Hogewey’s 152 residents ”“ never, warns Van Zuthem, “patients” ”“ have all been classified by the Dutch NHS as suffering from severe or extreme dementia. Averaging 83 years of age, they are cared for by 250-odd full- and part-time staff (most of them qualified healthcare workers, the rest given special training), plus local volunteers. They live, six or seven to a house, plus one or two carers, in 23 different homes. Residents have their own spacious bedroom, but share the kitchen, lounge and dining room.
Two core principles governed Hogewey’s award-winning design and inform the care that’s given here, says Van Zuthem. First, it aims to relieve the anxiety, confusion and often considerable anger that people with dementia can feel by providing an environment that is safe, familiar and human; an almost-normal home where people are surrounded by things they recognise and by other people with backgrounds, interests and values similar to their own. Second, “maximising the quality of people’s lives. Keeping everyone active. Focusing on everything they can still do, rather than everything they can’t. Because when you have dementia, you’re ill, but there may really not be much else wrong with you.”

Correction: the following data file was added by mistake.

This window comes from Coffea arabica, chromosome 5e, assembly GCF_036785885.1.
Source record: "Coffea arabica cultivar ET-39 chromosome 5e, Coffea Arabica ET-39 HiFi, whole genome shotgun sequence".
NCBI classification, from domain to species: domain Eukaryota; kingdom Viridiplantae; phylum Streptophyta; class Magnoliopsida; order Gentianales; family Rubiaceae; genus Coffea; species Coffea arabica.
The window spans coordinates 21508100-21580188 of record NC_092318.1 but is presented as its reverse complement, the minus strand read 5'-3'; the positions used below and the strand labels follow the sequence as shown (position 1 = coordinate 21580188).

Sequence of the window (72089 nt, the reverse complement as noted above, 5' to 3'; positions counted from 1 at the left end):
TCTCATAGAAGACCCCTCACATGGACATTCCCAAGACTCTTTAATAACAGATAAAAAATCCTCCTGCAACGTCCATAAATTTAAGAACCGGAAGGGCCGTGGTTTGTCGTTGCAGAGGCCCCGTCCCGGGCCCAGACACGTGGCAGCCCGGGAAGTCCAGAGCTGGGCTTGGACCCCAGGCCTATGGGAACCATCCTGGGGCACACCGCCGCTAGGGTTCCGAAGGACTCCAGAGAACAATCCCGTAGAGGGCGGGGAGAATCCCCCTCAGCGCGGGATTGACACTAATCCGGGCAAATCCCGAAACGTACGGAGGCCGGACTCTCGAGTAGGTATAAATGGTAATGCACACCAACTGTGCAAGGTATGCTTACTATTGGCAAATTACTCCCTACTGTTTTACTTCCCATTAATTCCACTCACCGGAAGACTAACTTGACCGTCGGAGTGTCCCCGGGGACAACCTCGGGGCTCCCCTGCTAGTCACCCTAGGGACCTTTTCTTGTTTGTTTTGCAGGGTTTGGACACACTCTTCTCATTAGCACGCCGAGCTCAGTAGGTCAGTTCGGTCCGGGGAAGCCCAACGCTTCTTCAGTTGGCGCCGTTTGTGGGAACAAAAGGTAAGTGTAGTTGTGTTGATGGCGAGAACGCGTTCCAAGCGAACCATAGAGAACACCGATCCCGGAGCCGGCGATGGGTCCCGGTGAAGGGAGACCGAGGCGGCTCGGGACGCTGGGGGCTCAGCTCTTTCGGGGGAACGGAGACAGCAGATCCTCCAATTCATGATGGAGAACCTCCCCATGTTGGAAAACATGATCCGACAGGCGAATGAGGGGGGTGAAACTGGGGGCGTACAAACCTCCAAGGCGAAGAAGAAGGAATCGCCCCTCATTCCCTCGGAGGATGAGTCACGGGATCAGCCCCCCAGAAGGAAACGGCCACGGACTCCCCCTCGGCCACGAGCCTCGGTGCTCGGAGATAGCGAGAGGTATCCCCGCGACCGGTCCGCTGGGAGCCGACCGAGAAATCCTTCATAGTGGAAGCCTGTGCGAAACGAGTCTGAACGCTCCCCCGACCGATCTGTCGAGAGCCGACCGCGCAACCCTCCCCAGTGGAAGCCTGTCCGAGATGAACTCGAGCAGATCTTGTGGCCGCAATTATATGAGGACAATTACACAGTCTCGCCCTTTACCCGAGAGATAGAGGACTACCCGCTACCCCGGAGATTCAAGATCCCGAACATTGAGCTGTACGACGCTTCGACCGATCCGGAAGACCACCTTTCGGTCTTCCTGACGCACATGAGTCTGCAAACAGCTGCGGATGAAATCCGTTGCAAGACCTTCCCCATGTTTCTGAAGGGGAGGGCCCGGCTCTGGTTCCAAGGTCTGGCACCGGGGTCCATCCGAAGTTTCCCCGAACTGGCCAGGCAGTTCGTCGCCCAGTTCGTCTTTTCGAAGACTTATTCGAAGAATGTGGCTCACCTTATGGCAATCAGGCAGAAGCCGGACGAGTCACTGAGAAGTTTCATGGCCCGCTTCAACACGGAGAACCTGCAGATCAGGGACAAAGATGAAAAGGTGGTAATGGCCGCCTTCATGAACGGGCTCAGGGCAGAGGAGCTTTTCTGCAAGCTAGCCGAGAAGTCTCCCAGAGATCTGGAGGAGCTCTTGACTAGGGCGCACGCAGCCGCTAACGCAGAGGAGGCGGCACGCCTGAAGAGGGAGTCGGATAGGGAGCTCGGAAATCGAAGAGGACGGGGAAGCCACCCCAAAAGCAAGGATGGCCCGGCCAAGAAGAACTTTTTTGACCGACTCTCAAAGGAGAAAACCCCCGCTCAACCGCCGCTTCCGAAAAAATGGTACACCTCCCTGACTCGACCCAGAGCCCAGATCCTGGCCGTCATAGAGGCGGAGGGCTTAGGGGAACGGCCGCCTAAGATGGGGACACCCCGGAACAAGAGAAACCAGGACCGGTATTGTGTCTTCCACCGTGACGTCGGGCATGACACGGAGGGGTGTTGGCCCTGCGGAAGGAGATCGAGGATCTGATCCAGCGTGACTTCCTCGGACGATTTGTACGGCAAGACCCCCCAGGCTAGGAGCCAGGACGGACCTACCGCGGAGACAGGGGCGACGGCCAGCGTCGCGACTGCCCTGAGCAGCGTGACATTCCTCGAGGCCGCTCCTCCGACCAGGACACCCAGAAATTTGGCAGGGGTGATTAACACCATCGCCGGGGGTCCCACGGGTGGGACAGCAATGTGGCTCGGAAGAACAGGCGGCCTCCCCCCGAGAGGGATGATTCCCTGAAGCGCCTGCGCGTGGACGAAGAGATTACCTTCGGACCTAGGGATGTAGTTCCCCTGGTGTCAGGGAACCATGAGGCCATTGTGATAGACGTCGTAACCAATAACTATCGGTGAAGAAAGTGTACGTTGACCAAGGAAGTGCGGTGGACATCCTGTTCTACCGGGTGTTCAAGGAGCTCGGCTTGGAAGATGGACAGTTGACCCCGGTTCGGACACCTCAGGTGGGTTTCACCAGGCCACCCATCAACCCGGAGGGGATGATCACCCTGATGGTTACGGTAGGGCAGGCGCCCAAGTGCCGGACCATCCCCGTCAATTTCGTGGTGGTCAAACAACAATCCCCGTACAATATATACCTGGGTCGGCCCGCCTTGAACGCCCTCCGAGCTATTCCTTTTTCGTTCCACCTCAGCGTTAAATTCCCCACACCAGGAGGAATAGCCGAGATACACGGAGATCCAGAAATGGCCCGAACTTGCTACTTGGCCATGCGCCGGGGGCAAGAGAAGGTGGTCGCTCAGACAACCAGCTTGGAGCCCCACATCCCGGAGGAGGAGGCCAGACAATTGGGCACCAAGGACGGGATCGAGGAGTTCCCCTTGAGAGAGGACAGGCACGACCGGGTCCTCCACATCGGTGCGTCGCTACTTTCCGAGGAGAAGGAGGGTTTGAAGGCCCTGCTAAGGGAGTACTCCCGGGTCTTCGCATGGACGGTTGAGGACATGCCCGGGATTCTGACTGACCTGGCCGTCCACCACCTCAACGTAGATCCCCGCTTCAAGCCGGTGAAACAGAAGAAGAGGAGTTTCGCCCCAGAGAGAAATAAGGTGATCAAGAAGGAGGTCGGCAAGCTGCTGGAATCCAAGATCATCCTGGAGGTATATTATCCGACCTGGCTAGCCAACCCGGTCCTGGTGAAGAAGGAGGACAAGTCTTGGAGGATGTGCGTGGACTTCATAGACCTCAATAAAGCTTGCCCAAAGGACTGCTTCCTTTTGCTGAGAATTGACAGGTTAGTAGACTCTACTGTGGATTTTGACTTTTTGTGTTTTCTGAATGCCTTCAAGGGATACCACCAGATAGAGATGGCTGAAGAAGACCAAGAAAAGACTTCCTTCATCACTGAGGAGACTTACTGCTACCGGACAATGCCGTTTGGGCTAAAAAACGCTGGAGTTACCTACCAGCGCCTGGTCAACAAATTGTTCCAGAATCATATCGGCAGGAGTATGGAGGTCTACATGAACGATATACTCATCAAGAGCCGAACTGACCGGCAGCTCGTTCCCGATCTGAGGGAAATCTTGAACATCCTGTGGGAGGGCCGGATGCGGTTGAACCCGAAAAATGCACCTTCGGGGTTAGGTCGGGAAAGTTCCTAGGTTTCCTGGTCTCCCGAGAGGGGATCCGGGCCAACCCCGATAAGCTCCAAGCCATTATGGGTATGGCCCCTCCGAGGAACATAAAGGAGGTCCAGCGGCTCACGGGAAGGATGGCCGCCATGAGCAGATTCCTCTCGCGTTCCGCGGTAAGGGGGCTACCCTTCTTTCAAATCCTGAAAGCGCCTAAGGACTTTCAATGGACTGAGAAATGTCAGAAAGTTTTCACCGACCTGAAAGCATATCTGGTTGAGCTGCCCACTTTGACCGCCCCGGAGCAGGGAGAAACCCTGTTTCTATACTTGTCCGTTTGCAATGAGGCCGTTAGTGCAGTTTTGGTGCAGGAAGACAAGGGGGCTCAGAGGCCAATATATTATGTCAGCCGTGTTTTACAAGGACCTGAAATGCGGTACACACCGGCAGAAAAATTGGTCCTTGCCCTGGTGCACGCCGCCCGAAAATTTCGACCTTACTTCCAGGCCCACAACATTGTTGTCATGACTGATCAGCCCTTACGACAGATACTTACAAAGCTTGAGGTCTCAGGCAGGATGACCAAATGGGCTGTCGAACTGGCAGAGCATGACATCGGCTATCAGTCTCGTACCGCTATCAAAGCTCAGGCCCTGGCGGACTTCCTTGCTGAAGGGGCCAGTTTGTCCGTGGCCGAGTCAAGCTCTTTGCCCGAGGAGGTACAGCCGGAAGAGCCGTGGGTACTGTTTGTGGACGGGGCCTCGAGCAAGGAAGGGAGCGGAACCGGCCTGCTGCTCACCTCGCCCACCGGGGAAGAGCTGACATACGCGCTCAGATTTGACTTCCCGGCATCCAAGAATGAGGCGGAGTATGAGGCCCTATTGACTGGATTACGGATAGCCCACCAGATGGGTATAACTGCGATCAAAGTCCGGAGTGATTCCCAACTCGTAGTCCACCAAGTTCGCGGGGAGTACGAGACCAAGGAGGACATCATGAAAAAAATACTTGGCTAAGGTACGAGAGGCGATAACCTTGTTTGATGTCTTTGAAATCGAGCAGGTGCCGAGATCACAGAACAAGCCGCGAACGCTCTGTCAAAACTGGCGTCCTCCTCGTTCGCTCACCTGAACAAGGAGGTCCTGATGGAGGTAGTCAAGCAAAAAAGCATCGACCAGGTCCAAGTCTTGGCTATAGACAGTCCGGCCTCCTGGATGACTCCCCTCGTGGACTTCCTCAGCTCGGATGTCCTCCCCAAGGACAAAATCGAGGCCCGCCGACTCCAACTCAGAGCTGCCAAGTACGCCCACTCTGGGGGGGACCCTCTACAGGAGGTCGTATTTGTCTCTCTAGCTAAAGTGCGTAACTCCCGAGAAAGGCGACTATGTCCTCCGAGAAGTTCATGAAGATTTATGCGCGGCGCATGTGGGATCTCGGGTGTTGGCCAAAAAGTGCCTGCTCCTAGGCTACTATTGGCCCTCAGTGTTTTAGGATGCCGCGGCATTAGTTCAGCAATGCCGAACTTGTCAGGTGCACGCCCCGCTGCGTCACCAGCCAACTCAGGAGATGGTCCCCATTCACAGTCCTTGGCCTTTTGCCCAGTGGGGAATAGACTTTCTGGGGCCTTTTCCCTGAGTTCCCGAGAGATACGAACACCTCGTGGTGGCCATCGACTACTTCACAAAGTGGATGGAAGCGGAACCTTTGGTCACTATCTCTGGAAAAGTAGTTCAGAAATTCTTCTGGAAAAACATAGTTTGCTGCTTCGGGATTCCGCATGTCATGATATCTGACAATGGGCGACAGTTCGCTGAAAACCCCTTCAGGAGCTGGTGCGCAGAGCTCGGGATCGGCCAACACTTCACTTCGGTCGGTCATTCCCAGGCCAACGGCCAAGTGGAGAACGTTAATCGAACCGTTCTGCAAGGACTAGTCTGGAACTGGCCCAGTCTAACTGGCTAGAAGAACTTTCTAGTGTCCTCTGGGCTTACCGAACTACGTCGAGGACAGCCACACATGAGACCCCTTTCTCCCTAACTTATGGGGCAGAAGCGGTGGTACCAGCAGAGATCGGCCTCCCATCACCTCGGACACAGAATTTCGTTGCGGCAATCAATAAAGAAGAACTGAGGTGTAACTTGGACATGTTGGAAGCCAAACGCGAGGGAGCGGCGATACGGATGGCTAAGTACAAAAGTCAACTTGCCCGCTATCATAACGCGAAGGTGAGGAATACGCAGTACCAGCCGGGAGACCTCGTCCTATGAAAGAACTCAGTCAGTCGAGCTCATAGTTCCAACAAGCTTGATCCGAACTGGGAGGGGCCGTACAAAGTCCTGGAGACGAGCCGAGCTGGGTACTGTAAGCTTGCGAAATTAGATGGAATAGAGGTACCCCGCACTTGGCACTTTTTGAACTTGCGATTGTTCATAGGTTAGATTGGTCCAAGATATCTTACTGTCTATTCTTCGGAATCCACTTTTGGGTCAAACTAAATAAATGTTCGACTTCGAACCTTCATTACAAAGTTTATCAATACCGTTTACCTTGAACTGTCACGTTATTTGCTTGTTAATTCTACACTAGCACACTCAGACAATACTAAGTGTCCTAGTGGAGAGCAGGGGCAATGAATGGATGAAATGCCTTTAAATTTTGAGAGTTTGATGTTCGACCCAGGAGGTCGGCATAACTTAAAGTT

So Hogewey has 25 clubs, from folksong to baking, literature to bingo, painting to cycling.